• 21. Preparing to Move Collections • In order to ensure a smooth move, everything must be clearly labeled – from the aisles to shelves to boxes themselves. Some institutions use this time as an opportunity to barcode all materials (or boxes) in order to improve physical control over the material in the new space.
  • 22. Preparing to Move Collections • Make sure that every item you are moving has a location to go to. With a newly renovated space, you may be relocating oversized items to special shelving, integrating various accessions of archival collections into one location, etc. – Measure twice (or three or four times) so that you only have to move. – Factor in space needed for future growth, – Make sure that new shelving will fit your collections. – Keep your location guide simple and easy to follow by both staffers and movers.
  • 23. Preparing to Move Collections • For more tips on preparing to move collections, see Alfred Lemmon’s piece entitled, The Moving of Collections, available here: http://www.lyrasis.org/LYRASIS%20Digital/Documents/Preservation %20PDFs/Under_Construction_all_pages.pdf Alfred’s article begins at page 40 in this PDF document.
  • 24. Moving the Collections • Track materials throughout all stages of the move, especially if transporting the collections over great distances. Make sure that all boxes, books, etc. are where they should be before and after you move. Make sure that both institution and moving staff signs off when materials leave one space and enter another. Have multiple people verify the arrival of each and every box, book, or object.
  • 25. Moving the Collections • Before you begin the actual process of moving the collections, walk through the routes you will be using with the moving supervisor. Make sure that elevators and doorways are wide enough. If you need a key to use a freight elevator, get it in advance. Also, consider where the movers will be able to park. • Dealing with potential problems upfront will make the move go much more smoothly.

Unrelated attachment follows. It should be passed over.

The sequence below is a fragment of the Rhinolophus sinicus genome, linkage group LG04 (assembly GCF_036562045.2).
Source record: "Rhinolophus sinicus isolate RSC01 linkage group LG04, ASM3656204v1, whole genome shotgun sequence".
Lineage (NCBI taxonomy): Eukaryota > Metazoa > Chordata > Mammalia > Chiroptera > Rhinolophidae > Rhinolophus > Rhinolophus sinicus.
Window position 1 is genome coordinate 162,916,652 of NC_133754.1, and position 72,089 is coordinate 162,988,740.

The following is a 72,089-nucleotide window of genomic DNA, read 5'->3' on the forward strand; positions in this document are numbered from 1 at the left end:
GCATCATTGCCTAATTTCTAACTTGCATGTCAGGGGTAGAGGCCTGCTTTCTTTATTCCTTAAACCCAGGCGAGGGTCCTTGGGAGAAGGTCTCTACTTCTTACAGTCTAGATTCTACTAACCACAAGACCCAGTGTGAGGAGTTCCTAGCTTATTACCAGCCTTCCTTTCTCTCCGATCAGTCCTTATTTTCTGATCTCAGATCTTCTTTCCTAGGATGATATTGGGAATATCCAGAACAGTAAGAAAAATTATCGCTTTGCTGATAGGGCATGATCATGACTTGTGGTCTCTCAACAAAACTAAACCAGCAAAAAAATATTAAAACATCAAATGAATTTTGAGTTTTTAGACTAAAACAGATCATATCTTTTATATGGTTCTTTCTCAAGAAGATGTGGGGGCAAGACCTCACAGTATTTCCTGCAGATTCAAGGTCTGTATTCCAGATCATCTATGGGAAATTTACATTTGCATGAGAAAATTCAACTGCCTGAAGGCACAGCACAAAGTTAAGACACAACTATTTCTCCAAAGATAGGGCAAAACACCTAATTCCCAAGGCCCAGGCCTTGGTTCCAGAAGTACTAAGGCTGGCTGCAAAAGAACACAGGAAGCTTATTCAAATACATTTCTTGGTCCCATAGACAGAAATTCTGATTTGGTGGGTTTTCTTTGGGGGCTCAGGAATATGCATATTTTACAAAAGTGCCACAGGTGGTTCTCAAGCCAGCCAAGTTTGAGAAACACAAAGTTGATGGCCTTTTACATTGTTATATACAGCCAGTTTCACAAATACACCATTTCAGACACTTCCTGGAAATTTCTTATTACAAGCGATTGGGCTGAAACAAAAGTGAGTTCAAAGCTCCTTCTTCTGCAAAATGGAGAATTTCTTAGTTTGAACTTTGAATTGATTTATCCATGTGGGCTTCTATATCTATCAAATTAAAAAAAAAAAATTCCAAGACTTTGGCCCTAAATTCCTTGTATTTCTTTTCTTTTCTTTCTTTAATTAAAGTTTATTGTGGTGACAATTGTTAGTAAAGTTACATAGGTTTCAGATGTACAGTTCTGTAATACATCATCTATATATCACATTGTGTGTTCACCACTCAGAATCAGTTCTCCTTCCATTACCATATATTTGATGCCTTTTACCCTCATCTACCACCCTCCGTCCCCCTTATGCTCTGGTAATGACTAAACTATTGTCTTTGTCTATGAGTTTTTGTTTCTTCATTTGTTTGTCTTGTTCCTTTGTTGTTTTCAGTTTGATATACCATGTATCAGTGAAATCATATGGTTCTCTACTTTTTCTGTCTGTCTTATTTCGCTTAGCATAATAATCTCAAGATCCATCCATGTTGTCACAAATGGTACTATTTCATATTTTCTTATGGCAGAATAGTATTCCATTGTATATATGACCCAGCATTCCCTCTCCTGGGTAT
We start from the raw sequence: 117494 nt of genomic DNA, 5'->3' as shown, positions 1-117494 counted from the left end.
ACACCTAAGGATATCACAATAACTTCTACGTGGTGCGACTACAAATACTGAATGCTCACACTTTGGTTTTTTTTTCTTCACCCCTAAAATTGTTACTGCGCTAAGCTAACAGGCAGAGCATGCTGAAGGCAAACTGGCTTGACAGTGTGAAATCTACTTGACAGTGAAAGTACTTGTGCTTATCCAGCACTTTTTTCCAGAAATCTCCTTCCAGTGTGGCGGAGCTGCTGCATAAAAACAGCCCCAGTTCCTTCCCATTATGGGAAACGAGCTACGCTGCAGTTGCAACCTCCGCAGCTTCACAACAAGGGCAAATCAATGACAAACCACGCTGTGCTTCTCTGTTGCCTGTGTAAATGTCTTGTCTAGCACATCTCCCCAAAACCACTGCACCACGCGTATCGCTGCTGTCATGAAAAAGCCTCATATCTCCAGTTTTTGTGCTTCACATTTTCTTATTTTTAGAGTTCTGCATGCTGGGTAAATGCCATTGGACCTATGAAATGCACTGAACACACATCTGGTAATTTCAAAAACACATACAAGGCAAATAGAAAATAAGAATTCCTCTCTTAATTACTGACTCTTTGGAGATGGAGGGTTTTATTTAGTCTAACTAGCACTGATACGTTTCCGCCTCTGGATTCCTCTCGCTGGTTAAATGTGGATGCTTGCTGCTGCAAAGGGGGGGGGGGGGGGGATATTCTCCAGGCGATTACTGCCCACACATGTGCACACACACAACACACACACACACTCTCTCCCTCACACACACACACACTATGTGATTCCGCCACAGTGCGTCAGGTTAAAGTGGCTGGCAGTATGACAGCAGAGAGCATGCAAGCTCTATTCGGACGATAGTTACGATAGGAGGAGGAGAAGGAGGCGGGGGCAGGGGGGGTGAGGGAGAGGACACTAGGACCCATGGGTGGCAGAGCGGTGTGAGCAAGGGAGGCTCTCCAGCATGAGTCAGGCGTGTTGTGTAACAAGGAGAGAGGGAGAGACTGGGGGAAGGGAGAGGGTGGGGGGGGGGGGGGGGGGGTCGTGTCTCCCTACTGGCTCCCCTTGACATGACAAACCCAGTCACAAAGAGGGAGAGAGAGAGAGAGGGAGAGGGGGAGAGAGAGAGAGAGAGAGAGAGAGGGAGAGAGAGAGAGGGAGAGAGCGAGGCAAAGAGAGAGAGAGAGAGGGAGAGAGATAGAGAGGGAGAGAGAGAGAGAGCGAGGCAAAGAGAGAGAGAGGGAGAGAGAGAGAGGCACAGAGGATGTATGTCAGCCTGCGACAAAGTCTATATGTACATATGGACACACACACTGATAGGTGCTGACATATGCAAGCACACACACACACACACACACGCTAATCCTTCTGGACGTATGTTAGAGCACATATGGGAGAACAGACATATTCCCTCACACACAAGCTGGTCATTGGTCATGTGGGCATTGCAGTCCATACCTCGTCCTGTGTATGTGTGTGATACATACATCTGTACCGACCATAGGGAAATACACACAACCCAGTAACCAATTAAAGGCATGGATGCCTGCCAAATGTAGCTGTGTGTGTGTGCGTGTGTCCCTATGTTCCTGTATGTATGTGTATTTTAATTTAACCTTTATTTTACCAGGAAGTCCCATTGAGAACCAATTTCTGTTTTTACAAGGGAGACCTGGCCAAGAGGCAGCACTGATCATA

• 26. Moving the Collections • On the day of the move, make sure that a staff member is available at all times to answer questions, maintain security, and ensure that movers are handling materials appropriately. You may also discover that there are items that did not get labeled or wrapped properly. Identify all people involved in the move. Use badges, t- shirts, or hats, to clearly identify who should be handling materials. • Keep your staff safe. You need to do more than provide proper tools for lifting and work gloves for working with pallets and carts; you need to make sure that they use them. • Do a final walkthrough to make sure nothing is left behind.
  • 27. Unit 2 Quiz What Have You Learned?
  • 28. Unit 2 Quiz • Question 1: What issues should be considered when collections are moved outside of construction areas? – A: Space – B: Staffing – C: Insurance – D: Money – E: All of the above
  • 29. Unit 2 Quiz • Question 1: What issues should be considered when collections are moved outside of construction areas? – Answer: E: All of the above • Many of these issues are interrelated and all need attention when moving collections.
  • 30. Unit 2 Quiz • Question 2: What is not a benefit of using internal versus external movers? – A: Less expensive – B: Knowledge of collections – C: Procedural workflows – D: Understanding of care and handling procedures
  • 31. Unit 2 Quiz • Question 2: What is not a benefit of using internal versus external movers? – Answer: C: Procedural workflows • Chances are the external movers will already have a workflow in place with proper equipment; and with training, will properly handle the materials being moved. Using internal staff will take more planning and organization of equipment and workflows.
  • 32. Unit 2 • Question 3: When preparing to move collection, it is acceptable to leave some materials “temporarily homeless.” These material can find permanent locations after the move. – True or False?
  • 33. Unit 2 • Question 3: When preparing to move collection, it is acceptable to leave some materials “temporarily homeless.” These material can find permanent locations after the move. – Answer: False • All materials should have a planned location prior to move for proper space and resource allocation.
  • 34. Thank You! To continue Under Construction, View Unit 3 Contact us if you have any questions. LYRASIS Preservation Services preservation@lyrasis.org